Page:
20-2 “Native Green” Resource Guide

Nov 15th, 2008 | By | Category: 20-2: Native Green, Online resource guides, Resource Guides, Web Exclusive
By Beau Mitchell and Jeremy Wescott

Discovering the Path to Sustainability

To be “green” means to live sustainably with the earth. Add “Native” to the mix, and the outcome is to live sustainably in a culturally appropriate way that perpetuates Indigenous wisdom. To do so, we need undeniable data supporting lifestyle change, a basic understanding of vital systems, ability to use simple tools for change, and an Indigenous cultural value system.

The resources listed here provide the tools to live more sustainably. Tribal cultural information is not included, but some organizations with a pulse of the tribal cultural community are listed. The best way to glean Indigenous wisdom is to interact with tribal elders or those tribal members who adhere to tribal cultural values. Any other medium attempting to capture tribal culture is sub-par.

The ultimate driver behind living more sustainably is not economic, environmental, or social. When factoring in the “Native” component for living sustainably, the moral obligation predominates. Those morals can only be truly obtained by living with the tribal community or sitting down with tribal custodians of knowledge. Tribal culture is living and passed along through words, motions, postures, voice inflections, eye contact, emotion, and other variables that will not be captured by media.

ORGANIZATIONS

Sustainable Development Institute
www.sustainabledevelopmentinstitute.org
The Sustainable Development Institute (SDI) at the College of Menominee Nation provides multi-media resources for sustaining the forest, sustaining the nation, and sustaining the spirit. Prompted by the success of the sustainable forestry practices of the Menominee, SDI was organized in 1993 to look at sustainable development through the prism provided by Menominee efforts to sustain their forest, culture, traditions, values, society, and people for the past centuries. Research, education, and outreach associated with the achievements of the Menominee Nation in sustainable forestry are the focus of the institute. Contact: Melissa Cook, director, at mcook@menoominee.edu or (715) 799-6226, ext. 3043.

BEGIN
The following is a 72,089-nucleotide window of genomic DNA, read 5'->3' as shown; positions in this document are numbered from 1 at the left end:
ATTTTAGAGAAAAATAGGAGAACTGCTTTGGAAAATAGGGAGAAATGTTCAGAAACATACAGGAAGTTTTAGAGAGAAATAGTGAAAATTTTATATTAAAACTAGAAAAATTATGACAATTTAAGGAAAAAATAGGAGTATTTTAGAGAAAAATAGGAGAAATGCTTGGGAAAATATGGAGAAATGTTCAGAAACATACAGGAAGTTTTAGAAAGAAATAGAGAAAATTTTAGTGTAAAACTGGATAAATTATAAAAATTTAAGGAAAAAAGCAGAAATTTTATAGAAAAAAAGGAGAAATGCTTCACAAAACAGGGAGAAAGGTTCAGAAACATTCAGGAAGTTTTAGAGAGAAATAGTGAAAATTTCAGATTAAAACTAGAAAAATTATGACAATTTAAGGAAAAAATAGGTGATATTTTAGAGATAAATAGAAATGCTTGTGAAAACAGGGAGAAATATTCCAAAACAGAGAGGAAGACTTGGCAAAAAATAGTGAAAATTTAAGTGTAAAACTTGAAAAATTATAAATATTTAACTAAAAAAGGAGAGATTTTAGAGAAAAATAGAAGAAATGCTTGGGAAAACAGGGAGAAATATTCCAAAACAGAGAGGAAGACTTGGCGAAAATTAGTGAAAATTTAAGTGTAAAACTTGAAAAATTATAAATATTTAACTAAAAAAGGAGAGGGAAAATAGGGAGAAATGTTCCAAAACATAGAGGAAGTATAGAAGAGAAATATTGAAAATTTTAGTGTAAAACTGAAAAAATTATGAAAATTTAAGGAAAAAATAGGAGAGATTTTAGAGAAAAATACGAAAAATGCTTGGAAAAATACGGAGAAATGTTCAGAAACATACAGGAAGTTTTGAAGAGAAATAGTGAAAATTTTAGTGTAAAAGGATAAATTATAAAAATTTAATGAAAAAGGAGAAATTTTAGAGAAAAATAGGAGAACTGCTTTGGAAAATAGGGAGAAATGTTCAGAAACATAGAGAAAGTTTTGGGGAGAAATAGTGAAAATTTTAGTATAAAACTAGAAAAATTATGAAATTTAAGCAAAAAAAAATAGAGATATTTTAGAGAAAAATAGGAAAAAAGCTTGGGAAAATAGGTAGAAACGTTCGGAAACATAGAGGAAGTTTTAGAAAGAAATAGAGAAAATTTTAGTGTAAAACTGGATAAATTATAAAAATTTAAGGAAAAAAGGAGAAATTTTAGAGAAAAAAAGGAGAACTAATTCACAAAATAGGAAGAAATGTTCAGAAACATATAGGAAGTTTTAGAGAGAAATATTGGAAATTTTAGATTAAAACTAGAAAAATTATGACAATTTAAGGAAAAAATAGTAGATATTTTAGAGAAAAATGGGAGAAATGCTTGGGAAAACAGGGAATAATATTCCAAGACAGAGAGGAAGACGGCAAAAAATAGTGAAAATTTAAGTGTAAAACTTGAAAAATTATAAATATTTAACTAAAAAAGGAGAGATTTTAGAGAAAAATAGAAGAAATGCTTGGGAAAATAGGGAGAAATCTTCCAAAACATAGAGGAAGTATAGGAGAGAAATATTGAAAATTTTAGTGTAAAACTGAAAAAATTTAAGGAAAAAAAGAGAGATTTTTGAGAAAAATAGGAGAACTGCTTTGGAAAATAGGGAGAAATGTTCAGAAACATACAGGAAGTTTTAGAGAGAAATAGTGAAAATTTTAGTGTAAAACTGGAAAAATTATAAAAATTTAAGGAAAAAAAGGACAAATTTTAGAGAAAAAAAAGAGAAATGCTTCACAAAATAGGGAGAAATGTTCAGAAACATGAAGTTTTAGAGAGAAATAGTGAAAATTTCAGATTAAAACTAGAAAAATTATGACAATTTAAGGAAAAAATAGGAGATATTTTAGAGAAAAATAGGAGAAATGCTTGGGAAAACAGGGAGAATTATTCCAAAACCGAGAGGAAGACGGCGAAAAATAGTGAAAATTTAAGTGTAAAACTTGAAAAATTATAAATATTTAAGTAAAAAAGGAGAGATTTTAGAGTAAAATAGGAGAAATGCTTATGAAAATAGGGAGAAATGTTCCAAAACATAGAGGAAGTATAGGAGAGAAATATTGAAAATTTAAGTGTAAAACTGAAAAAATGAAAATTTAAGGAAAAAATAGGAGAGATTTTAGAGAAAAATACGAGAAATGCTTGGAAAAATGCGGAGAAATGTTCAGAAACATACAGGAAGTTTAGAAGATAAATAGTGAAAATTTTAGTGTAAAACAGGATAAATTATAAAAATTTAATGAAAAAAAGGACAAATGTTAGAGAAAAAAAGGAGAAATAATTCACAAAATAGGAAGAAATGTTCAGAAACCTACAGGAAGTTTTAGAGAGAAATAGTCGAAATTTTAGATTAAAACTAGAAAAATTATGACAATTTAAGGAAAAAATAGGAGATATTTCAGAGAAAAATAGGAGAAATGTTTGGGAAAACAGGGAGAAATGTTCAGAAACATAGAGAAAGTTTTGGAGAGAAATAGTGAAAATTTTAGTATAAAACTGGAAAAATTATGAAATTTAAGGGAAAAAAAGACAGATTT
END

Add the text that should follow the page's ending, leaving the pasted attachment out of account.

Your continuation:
SDI is currently conducting a sustainability indicators research project at the College of Menominee Nation. The process of identifying, benchmarking, and improving upon the indicators of sustainability at the college will be shared with tribal colleges throughout the nation. The benchmarking process includes identifying and incorporating tribal cultural values into the benchmarking process. For more information on the sustainability indicators research project, contact Beau Mitchell at bmitchell@menominee.edu or at (715) 799-6226, ext. 3145.

American Indian Higher Education Consortium
www.aihec.org
The search for tribal cultural knowledge can start at the tribal higher educational hub. The American Indian Higher Education Consortium provides a list of all the tribal colleges and universities in the United States and Canada that are members. Visit AIHEC’s website for the list with contact information for each. Cultural knowledge is best gleaned from personal and community interaction, and the tribal colleges can serve as a good starting point.

National Association of Tribal Historic Preservation Officers
www.nathpo.org/mainpage.html
No media can replace the real-life experience of sitting down and learning from a tribal elder. The National Association of Tribal Historic Preservation Officers has a solid listing of tribal historic preservation officers (THPO) throughout the United States. THPOs are liaisons to tribal cultural communities. Oftentimes, a THPO can facilitate a meeting with local tribal elders and can give insight on the appropriate cultural protocols for approaching a tribal elder. The association also has information on tribal museums, legislation, and an excellent listing of federal and state laws pertaining to historic preservation. Contact: (202) 628-8476

National Park Service Tribal Historic Preservation Program
www.nps.gov/history/hps/tribal/
The National Park Service is an excellent starting place for finding cultural contacts in Indian Country. The website contains a listing of all tribal historic preservation officers (THPO) in the United States and includes information on grants, program partners, and a link to the Cultural Resources Diversity Program. Visit the website for more information on the role the National Park Service plays in tribal historic preservation. Contact: James Bird at james_bird@nps.gov or at (202) 354-1837.

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